Movies, TV shows, and popular music all inspire us to want to “be somebody,” but in order to “be somebody” on that scale—in order to be a fast-talking Austin Powers government spy, Jack Bauer-type cop agent, or Beck/Bjork-style rock star—we have to accept society as it is and become its agent, an agent of society as it is, of the status quo. We must reflect its values, whitewash its failings, and invigorate its masses with more of the same.

To suggest that fighting comedic villains, countering “terrorism,” or acting cool and artsy is not enough for a public cultural figure to do, and rather she should be protesting some unjust aspect of society, is to expose oneself to criticisms like, “not EVERYTHING needs to be about politics!” The implication of this critique is that the figure in question would not herself be famous if she fixated on political issues or opined openly about injustice. Rather, she must remain focused on the key issues that drive sales: love, conquering bad guys, and “carrying on” in the face of how tough life is.

Life is tough, no questions there. But is it enough for artists to tell people to just put their heads down and power through it—look for love, hope for wealth and prosperity, and “fuck b****es”—rather than to try to spread some awareness of how things became “tough”? Once in a blue moon, in an Oscar acceptance speech for example, a famous person of color will speak openly about the struggles that she faced on her way to success. Yet, she works for the American film industry, the greatest propaganda machine in the world, that gave us Mickey Rooney’s character in “Breakfast at Tiffany’s,” countless African-American and Native American stereotypes, “sissy” targets of homophobic ridicule, evil Arabs in “Aladdin,” “Rules of Engagement,” and “True Lies,” racist whitewashing in “The Help,” religious fundamentalism in “Passion of the Christ,” consent-manufacturing for war “Casablanca” and “Hunt for Red October,” violence against women in countless action movies, and innumerable other messages and agendas that pertain to the reason an African-American winning an Oscar in America is such a triumph and such an innovation.

Is it, then, the purpose of “being somebody,” once one reaches a place of cultural influence, to *then* point out the inequities of that culture in such a way as to affect them? So let me get this straight: I’m supposed to use any and all connections with agents, friends-of-friends, and behind-the-scenes folks I can conjure in order to break into showbiz, to start in TV commercials or soap operas or jingles or to appear on commercial radio, to create a publicity blitz among press connections big and small, to pay a horde of people—agents, recording engineers, publicists, plastic surgeons, photographers, personal trainers, relaxation experts, clothing retail outlets, et cetera—a lot of money, and attract and maintain lucrative contracts from studios and record companies, ONLY to eventually come out and say that all of those mechanisms of achieving success are corrupt and morally bankrupt? If I’m going to do that and be cast out of the conformist inner circle, then what was all the work for? You can’t essentially model yourself after the oppressors if you hope to overthrow them.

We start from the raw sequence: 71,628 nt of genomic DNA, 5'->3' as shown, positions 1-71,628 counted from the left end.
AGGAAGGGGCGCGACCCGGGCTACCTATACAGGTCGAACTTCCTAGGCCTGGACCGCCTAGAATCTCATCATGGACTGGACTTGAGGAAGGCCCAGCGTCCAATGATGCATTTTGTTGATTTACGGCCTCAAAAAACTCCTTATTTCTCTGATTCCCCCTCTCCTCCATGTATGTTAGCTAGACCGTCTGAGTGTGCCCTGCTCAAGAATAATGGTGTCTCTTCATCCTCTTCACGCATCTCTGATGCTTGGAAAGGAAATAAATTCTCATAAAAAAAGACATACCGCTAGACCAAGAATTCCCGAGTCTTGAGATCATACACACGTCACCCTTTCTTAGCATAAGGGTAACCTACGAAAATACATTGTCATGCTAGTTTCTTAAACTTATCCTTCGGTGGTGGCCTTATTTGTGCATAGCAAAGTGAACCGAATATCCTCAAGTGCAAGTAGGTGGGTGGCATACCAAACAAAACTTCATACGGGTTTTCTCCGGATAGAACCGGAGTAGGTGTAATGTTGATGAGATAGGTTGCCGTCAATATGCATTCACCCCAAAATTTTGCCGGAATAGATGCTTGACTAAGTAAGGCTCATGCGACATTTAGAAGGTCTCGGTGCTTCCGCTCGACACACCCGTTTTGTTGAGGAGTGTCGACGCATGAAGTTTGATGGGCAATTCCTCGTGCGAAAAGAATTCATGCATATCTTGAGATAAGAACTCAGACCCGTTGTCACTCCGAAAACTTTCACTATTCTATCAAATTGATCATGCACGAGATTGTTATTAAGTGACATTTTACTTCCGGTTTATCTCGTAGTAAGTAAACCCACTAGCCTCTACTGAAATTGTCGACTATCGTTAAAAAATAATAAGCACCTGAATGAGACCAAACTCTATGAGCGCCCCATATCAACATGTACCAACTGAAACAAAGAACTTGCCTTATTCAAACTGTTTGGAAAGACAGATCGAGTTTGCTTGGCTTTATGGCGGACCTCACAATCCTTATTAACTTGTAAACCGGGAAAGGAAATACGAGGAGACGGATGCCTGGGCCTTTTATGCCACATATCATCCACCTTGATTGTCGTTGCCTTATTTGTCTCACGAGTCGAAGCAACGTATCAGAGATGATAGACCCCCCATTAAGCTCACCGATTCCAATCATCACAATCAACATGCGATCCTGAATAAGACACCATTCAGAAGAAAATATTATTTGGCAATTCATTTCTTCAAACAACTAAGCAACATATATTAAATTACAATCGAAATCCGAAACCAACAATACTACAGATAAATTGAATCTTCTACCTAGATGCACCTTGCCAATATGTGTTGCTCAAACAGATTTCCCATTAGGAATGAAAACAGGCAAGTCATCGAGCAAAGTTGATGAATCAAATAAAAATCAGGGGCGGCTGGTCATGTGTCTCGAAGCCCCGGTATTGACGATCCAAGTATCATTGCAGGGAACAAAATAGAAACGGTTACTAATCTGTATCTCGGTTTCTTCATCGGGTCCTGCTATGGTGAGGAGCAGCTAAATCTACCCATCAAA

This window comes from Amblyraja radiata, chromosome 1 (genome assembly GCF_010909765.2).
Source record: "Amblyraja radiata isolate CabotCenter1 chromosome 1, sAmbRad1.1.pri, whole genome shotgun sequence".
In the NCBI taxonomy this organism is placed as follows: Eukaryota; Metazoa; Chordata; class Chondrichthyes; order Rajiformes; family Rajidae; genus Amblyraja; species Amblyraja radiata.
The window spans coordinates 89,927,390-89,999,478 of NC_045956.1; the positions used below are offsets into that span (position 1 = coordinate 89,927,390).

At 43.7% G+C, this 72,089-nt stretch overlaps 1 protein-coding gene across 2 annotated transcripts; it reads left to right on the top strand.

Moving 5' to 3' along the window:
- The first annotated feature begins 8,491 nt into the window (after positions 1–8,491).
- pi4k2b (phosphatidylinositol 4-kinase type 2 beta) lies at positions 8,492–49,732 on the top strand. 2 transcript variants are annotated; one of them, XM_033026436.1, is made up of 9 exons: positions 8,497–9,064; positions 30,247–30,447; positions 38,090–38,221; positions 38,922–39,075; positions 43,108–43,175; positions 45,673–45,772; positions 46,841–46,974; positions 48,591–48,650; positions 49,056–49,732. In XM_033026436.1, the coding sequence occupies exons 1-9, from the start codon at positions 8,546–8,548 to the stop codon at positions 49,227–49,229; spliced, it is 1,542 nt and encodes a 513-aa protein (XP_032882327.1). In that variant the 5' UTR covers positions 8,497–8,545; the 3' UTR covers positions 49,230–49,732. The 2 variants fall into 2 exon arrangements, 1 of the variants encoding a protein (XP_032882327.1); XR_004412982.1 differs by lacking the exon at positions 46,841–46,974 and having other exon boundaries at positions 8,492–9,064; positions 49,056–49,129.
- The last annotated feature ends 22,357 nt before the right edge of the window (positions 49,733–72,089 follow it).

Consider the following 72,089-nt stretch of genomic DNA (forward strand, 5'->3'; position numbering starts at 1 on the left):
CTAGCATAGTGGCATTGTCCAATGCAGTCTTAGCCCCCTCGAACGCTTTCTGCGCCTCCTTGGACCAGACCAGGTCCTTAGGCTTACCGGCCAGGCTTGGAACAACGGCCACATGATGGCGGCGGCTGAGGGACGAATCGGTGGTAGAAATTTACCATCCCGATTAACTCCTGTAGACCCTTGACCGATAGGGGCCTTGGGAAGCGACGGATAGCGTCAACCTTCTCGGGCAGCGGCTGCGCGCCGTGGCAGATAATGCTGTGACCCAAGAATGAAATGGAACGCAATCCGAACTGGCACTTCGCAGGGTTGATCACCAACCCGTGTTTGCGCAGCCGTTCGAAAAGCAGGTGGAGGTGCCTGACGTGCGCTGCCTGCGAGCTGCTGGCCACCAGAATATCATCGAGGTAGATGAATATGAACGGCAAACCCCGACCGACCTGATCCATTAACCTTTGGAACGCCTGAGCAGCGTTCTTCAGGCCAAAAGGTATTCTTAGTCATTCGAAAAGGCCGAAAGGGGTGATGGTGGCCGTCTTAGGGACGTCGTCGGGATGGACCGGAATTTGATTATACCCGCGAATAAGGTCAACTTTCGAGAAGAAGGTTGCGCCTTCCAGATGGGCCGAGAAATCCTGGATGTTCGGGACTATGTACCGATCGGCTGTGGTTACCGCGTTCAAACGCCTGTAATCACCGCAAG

Granted, if all famous people did it, things might change. But the stakes on achieving success on the scale of a Russell Brand (who is not exactly Tom Cruise in terms of household nameyness) are too great to expect people who have ultimately benefited greatly from that system to publicly come out against it. “I worked TOO LONG and TOO HARD to say that what I did either took TOO LONG or was TOO HARD!” If it was easy for the individual to possess a voice with the power of Hollywood, no one would do it. But that would mean something much bigger. In such a society, people would possess the power to be heard and affect culture without the billions of dollars that fund Hollywood and showbiz in general. The means of mass communication would be controlled, not by “the mass media,” but by the people. Everyone could “be somebody,” by virtue of being part of a society that values everybody, not just those who allow the system to suck them dry.

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